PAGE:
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Tai Au FLW Western Division Havasu Champion

Category : BASS TOURNAMENT NEWS

General Tire pro Tai Au of Glendale, Arizona, brought five bass to the scale Saturday totaling 16 pounds, 15 ounces to win the three-day Toyota Series at Lake Havasu event in Lake Havasu City, Arizona. Au won the event by a 1-pound, 12-ounce margin after bringing a three-day total of 15 bass weighing 61-3 to the scale. For his win, Au earned a payout of $26,589 in the opening tournament of the 2020 Toyota Series Western Division season.

“I’ve dreamt about this moment for a long time,” Au said on stage. “I’ve been close so many times. This is my 15th top-10, and for a while there I thought it just was never going to happen; it wasn’t in the cards for me. I woke up this morning at midnight, just getting teary-eyed thinking about it. I’ve got a lot of friends supporting me, and I want to thank them for that.”

Au opened the tournament Thursday with the biggest limit of the week. Four of the five keepers he weighed in he caught while sight-fishing. Day one was by far the best day of the event. Sunny skies in the morning made bed-fishing easy. Plus, there were tons of unpressured bass on beds to be caught. That changed when afternoon and evening rains on Thursday dirtied parts of the lake and were followed up with post-frontal weather on Friday, which really challenged many anglers. Au threw everything he had at them and had to do much of the same today.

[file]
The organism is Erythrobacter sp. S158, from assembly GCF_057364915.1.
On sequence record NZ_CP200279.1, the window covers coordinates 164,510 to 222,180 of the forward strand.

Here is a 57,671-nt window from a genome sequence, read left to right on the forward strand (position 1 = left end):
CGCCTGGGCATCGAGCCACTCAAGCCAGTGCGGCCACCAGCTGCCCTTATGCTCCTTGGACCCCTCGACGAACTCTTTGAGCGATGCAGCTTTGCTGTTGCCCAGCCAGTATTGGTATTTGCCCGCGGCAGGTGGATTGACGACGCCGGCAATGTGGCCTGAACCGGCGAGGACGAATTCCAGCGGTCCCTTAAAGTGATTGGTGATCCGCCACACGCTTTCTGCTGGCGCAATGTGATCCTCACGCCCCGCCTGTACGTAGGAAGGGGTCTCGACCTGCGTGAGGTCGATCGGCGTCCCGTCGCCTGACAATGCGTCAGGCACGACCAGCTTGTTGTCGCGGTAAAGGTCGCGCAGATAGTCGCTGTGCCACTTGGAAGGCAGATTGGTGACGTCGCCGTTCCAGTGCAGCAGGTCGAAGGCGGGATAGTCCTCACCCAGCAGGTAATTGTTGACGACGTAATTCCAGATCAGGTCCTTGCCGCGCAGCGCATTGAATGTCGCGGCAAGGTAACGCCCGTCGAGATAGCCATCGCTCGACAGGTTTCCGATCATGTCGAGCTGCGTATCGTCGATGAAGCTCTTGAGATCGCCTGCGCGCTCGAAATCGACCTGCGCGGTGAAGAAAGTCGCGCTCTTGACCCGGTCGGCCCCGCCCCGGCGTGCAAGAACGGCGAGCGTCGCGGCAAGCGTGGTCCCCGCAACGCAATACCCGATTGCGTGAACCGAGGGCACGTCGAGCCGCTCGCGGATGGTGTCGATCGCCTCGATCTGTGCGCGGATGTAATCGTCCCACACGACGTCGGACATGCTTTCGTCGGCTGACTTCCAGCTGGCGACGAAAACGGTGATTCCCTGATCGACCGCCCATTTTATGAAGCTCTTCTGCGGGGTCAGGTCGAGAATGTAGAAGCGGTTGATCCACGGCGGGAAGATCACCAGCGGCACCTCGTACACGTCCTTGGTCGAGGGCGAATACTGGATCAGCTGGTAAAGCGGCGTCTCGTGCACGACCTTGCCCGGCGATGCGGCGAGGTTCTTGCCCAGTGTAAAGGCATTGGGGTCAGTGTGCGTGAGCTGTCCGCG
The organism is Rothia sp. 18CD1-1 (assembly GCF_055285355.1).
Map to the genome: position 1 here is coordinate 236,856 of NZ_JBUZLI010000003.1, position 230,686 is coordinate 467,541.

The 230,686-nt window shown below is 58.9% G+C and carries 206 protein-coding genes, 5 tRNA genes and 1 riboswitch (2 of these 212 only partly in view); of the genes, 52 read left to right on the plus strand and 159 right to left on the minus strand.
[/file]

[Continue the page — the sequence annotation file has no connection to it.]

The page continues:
“As far as numbers-wise, I did all I could today,” Au said. “I went out there and ran the same stuff and caught a whole lot more today than I did the first and second day.

“I just went junk-fishing. I checked a few of my beds. They weren’t there. I did catch one on a bed. That was a 2½-pound male that was on the same bed with the 7-pounder that I caught, so I went back and caught it today to put it in my livewell just to cull it out later. I caught one of my nicer ones on an Evergreen Jack Hammer with a Zako Paddle Tail trailer. I caught one flipping a Flappin’ Hog. I caught two on a Senko, and about five or six on a Daiwa Neko Fat.”

Au spent his time in areas where he saw the best quality fish on beds in practice. Knowing there were good ones around gave him the confidence to stay in those areas. From there, his strategy was to fish whatever looked good in front of him, cycling through all the baits he knew he could get bit with, but he focused mostly on tules, which is “where the largemouth are.”

“Deep tules, shallow tules, it didn’t matter as long as there were tules nearby I was catching them,” Au said.

“It was just a matter of running into them and making the right cast. I felt like I made a million casts out there. I left it all out there. I know for a fact I couldn’t have done anything else.”

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